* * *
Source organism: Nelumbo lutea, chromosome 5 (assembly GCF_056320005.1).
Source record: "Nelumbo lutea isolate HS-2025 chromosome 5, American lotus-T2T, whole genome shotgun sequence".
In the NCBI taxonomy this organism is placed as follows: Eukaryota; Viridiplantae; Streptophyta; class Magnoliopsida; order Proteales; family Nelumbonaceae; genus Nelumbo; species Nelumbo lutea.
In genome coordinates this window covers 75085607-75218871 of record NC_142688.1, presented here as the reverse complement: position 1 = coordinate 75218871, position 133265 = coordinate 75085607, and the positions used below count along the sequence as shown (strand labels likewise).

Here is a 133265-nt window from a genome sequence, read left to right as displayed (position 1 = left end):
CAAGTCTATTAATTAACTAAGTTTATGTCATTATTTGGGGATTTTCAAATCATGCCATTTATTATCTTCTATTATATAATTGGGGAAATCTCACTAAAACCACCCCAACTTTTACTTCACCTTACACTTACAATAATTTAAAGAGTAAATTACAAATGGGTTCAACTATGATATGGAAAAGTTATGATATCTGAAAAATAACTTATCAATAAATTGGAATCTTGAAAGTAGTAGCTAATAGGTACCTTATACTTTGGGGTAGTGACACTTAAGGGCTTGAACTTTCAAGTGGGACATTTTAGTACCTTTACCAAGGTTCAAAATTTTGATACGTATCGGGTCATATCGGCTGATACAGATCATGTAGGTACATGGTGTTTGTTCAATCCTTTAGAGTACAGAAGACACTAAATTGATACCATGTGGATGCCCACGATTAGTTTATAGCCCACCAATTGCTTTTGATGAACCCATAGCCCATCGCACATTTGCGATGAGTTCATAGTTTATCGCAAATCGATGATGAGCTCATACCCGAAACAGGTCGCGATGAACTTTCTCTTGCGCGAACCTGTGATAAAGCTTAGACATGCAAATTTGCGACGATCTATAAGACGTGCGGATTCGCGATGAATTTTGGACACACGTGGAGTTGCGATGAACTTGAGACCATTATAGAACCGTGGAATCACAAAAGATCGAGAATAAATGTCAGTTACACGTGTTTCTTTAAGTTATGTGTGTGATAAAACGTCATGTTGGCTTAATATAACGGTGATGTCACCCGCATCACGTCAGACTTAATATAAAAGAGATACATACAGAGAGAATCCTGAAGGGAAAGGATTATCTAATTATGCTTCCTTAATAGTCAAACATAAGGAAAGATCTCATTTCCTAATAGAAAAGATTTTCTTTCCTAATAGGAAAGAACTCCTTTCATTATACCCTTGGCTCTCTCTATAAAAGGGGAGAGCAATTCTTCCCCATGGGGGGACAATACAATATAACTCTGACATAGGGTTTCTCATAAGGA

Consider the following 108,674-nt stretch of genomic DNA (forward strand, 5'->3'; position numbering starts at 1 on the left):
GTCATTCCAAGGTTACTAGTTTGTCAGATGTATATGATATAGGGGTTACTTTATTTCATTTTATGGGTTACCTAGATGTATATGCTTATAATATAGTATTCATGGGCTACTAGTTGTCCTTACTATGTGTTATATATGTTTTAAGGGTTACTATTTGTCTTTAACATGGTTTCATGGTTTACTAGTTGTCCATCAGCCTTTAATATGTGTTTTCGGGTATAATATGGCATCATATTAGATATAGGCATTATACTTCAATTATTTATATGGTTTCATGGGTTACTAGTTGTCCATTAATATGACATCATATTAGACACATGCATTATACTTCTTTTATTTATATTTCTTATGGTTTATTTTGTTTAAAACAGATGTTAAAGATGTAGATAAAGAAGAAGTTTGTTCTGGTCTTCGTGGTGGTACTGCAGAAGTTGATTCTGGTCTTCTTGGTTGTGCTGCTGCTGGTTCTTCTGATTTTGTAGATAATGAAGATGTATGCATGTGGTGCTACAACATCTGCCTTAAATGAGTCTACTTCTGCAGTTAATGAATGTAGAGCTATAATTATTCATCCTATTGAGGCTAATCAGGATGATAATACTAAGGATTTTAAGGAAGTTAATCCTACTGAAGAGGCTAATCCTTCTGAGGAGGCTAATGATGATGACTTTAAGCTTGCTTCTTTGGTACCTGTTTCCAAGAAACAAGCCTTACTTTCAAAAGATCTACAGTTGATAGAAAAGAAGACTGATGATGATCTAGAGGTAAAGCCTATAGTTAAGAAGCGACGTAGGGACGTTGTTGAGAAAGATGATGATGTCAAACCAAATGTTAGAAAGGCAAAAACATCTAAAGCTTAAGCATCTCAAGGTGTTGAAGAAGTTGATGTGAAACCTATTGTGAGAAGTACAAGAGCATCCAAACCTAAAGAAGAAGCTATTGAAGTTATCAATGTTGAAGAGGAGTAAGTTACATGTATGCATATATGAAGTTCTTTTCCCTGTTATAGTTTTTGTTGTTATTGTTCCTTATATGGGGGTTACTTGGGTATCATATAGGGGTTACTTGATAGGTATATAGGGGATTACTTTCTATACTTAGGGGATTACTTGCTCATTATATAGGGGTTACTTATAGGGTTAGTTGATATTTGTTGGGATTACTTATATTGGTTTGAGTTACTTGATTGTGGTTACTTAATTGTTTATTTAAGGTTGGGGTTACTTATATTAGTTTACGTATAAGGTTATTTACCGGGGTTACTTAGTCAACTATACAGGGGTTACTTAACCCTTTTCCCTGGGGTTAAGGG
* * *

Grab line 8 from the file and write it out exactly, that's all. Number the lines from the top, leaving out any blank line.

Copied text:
GTCATTCCAAGGTTACTAGTTTGTCAGATGTATATGATATAGGGGTTACTTTATTTCATTTTATGGGTTACCTAGATGTATATGCTTATAATATAGTATTCATGGGCTACTAGTTGTCCTTACTATGTGTTATATATGTTTTAAGGGTTACTATTTGTCTTTAACATGGTTTCATGGTTTACTAGTTGTCCATCAGCCTTTAATATGTGTTTTCGGGTATAATATGGCATCATATTAGATATAGGCATTATACTTCAATTATTTATATGGTTTCATGGGTTACTAGTTGTCCATTAATATGACATCATATTAGACACATGCATTATACTTCTTTTATTTATATTTCTTATGGTTTATTTTGTTTAAAACAGATGTTAAAGATGTAGATAAAGAAGAAGTTTGTTCTGGTCTTCGTGGTGGTACTGCAGAAGTTGATTCTGGTCTTCTTGGTTGTGCTGCTGCTGGTTCTTCTGATTTTGTAGATAATGAAGATGTATGCATGTGGTGCTACAACATCTGCCTTAAATGAGTCTACTTCTGCAGTTAATGAATGTAGAGCTATAATTATTCATCCTATTGAGGCTAATCAGGATGATAATACTAAGGATTTTAAGGAAGTTAATCCTACTGAAGAGGCTAATCCTTCTGAGGAGGCTAATGATGATGACTTTAAGCTTGCTTCTTTGGTACCTGTTTCCAAGAAACAAGCCTTACTTTCAAAAGATCTACAGTTGATAGAAAAGAAGACTGATGATGATCTAGAGGTAAAGCCTATAGTTAAGAAGCGACGTAGGGACGTTGTTGAGAAAGATGATGATGTCAAACCAAATGTTAGAAAGGCAAAAACATCTAAAGCTTAAGCATCTCAAGGTGTTGAAGAAGTTGATGTGAAACCTATTGTGAGAAGTACAAGAGCATCCAAACCTAAAGAAGAAGCTATTGAAGTTATCAATGTTGAAGAGGAGTAAGTTACATGTATGCATATATGAAGTTCTTTTCCCTGTTATAGTTTTTGTTGTTATTGTTCCTTATATGGGGGTTACTTGGGTATCATATAGGGGTTACTTGATAGGTATATAGGGGATTACTTTCTATACTTAGGGGATTACTTGCTCATTATATAGGGGTTACTTATAGGGTTAGTTGATATTTGTTGGGATTACTTATATTGGTTTGAGTTACTTGATTGTGGTTACTTAATTGTTTATTTAAGGTTGGGGTTACTTATATTAGTTTACGTATAAGGTTATTTACCGGGGTTACTTAGTCAACTATACAGGGGTTACTTAACCCTTTTCCCTGGGGTTAAGGG